Because InfraKit is configured with the Swarm Flavor plugin, it also made sure that the manager and worker instances successfully joined the Swarm.  To illustrate this, we can log into the manager instances and run docker node ls. As a means to visualize the Swarm membership in real-time, we log into all three manager instances and run

watch -d docker node ls  

The watch command will by default refresh docker node ls every 2 seconds.  This allows us to not only watch the Swarm membership changes in real-time but also check the availability of the Swarm as a whole.

InfraKit and Docker Swarm Mode

Note that at this time, the leader of the Swarm is just as we expected, the bootstrap instance, 172.31.16.101.  

Let’s make a note of this instance’s public IP address (35.156.207.156), private IP address (172.31.16.101), and its Swarm Node cryptographic identity (qpglaj6egxvl20vuisdbq8klr).  Now, to test fault tolerance and self-healing, let’s terminate this very leader instance.  As soon as this instance is terminated, we would expect the quorum leadership to go to a new node, and consequently, the InfraKit replica running on that node will become the new master.

InfraKit replicas

Immediately the screen shows there is an outage:  In the top terminal, the connection to the remote host (172.31.16.101) is lost.  In the second and third terminals below, the Swarm node lists are being updated in real time:

Docker Swarm Node

When the 172.31.16.101 instance is terminated, the leadership of the quorum is transferred to another node at IP address 172.31.16.102 Docker Swarm Mode is able to tolerate this failure and continue to function (as seen by the continuously functioning of docker node ls by the remaining managers).  However, the Swarm has noticed that the 172.31.16.101 instance is now Down and Unreachable.

InfraKit

As configured, a quorum of 3 managers can tolerate one instance outage.   At this point, the cluster continues operation without interruption.  All your apps running on the Swarm continue to work and you can deploy services as usual.  However, without any automation, the operator needs to intervene at some point and perform some tasks to restore the cluster before another outage to the remaining nodes occur.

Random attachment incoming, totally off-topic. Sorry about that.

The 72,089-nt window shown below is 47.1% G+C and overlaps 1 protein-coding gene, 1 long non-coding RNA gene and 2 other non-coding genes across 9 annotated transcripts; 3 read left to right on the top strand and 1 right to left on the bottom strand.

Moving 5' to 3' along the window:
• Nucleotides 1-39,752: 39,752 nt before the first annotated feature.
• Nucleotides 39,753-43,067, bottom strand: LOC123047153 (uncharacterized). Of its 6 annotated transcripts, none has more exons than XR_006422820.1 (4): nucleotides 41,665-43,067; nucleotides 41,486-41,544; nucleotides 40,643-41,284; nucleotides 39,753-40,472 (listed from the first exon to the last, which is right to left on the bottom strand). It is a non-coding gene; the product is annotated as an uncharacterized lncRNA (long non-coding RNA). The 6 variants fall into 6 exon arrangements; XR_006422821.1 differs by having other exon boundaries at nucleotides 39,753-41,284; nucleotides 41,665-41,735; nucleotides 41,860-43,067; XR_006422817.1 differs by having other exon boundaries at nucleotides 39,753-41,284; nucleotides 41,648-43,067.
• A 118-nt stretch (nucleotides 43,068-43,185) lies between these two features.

Because this cluster is managed by InfraKit, the replica running on 172.31.16.102 now becomes the master when the same instance assumes leadership of the quorum.  Because InfraKit is tasked to maintain the specification of 3 manager instances with IP addresses 172.31.16.101, 172.31.16.102, and 172.31.16.103, it will take action when it notices 172.31.16.101 is missing.  In order to correct the situation, it will

  1. Create a new instance with the private IP address 172.31.16.101
  2. Attach the EBS volume that was previously associated with the downed instance
  3. Restore the volume, so that Docker Engine and InfraKit starts running on that new instance.
  4. Join the new instance to the Swarm.

InfraKit and Swarm Mode

As seen above, the new instance at private IP 172.31.16.101 now has an ephemeral public IP address 35.157.163.34, when it was previously 35.156.207.156.  We also see that the EBS volume has been re-attached:

InfraKit and Swarm Mode

Because of re-attaching the EBS volume as /var/lib/docker for the new instance and using the same IP address, the new instance will appear exactly as though the downed instance was resurrected and rejoins the cluster.  So as far as the Swarm is concerned, 172.31.16.101 may as well have been subjected to a temporary network partition and has since recovered and rejoined the cluster:

InfraKit and Swarm Mode

At this point, the cluster has recovered without any manual intervention.  The managers are now showing as healthy, and the quorum lives on!

Conclusion

While this example is only a proof-of-concept, we hope it demonstrates the potential of InfraKit as an active infrastructure orchestrator which can make a distributed computing cluster both fault-tolerant and self-healing.  As these features and capabilities mature and harden, we will incorporate them into Docker products such as Docker Editions for AWS and Azure.

InfraKit is a young project and rapidly evolving, and we are actively testing and building ways to safeguard and automate the operations of large distributed computing clusters.   While this project is being developed in the open, your ideas and feedback can help guide us down the path toward making distributed computing resilient and easy to operate.

Check out the InfraKit repository README for more info, a quick tutorial and to start experimenting — from plain files to Terraform integration to building a Zookeeper ensemble. Have a look, explore, and join us on Github or online at the Docker Community Slack Channel (#infrakit).  Send us a PR, open an issue, or just say hello.  We look forward to hearing from you!

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David Chung

InfraKit and Docker Swarm Mode: A Fault-Tolerant and Self-Healing Cluster